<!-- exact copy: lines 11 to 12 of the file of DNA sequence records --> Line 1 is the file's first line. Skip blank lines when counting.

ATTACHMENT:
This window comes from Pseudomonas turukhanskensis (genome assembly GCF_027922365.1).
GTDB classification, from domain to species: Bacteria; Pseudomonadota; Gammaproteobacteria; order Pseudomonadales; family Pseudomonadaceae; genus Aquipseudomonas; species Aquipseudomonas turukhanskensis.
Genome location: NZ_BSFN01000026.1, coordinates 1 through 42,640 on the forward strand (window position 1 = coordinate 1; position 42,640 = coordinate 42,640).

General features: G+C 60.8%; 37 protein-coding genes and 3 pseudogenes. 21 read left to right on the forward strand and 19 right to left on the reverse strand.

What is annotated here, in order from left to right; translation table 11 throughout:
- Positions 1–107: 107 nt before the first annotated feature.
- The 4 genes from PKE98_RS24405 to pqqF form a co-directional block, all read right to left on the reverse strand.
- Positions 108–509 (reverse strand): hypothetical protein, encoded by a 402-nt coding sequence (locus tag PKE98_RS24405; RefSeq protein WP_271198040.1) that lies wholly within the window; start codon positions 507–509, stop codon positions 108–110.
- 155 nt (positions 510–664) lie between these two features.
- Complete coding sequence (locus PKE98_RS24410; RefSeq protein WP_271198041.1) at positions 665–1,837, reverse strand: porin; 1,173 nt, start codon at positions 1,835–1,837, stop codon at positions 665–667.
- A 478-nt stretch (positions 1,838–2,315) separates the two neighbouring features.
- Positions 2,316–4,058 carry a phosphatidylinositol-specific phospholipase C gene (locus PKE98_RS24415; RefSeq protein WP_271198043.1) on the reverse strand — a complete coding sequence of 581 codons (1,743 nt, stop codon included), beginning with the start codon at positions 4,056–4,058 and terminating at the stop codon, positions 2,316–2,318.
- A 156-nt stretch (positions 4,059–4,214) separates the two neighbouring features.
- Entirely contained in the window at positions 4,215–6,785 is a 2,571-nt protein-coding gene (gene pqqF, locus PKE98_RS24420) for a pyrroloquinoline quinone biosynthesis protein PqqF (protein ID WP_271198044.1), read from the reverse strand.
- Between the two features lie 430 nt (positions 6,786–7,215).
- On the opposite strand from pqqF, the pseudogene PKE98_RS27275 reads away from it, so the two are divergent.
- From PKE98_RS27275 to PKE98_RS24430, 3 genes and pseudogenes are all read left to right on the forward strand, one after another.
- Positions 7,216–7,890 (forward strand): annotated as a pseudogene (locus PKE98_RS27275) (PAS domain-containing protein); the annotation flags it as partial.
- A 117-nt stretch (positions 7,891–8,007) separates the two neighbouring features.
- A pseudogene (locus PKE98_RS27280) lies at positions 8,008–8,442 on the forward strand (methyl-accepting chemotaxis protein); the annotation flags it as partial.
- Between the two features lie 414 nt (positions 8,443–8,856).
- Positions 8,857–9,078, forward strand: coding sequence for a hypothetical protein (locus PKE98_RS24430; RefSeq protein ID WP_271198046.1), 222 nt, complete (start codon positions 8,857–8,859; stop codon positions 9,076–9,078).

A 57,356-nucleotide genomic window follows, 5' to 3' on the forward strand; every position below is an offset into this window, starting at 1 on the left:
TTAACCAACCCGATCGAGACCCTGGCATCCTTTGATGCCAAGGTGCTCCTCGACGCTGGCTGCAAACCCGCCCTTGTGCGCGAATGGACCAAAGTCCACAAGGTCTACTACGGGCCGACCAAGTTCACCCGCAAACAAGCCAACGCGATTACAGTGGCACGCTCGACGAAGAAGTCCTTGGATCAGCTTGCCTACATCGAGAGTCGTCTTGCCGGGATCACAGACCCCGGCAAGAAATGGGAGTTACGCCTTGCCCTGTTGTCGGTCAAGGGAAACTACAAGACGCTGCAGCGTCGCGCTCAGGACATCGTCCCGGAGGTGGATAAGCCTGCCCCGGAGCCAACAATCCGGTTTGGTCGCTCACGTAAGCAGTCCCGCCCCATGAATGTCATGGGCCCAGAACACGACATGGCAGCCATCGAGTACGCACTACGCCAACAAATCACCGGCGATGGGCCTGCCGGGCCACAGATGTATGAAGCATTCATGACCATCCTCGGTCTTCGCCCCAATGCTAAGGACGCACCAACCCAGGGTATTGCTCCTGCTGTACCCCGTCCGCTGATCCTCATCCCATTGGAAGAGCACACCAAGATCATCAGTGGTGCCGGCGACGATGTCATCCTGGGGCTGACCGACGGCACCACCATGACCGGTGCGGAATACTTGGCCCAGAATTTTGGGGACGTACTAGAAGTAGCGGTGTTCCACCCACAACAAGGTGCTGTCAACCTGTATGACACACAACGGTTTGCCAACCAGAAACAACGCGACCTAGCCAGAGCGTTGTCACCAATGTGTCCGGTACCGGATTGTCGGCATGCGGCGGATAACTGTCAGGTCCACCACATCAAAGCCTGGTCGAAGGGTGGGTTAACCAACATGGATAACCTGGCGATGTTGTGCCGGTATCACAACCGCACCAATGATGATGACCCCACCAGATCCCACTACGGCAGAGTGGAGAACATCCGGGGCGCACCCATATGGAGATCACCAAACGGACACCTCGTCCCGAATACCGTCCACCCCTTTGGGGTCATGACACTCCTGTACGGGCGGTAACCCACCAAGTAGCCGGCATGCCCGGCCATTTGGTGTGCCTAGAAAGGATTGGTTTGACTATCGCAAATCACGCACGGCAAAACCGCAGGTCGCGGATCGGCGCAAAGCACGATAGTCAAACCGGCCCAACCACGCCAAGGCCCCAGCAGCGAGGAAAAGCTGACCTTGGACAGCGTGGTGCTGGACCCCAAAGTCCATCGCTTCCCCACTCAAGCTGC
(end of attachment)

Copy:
- A 478-nt stretch (positions 1,838–2,315) separates the two neighbouring features.
- Positions 2,316–4,058 carry a phosphatidylinositol-specific phospholipase C gene (locus PKE98_RS24415; RefSeq protein WP_271198043.1) on the reverse strand — a complete coding sequence of 581 codons (1,743 nt, stop codon included), beginning with the start codon at positions 4,056–4,058 and terminating at the stop codon, positions 2,316–2,318.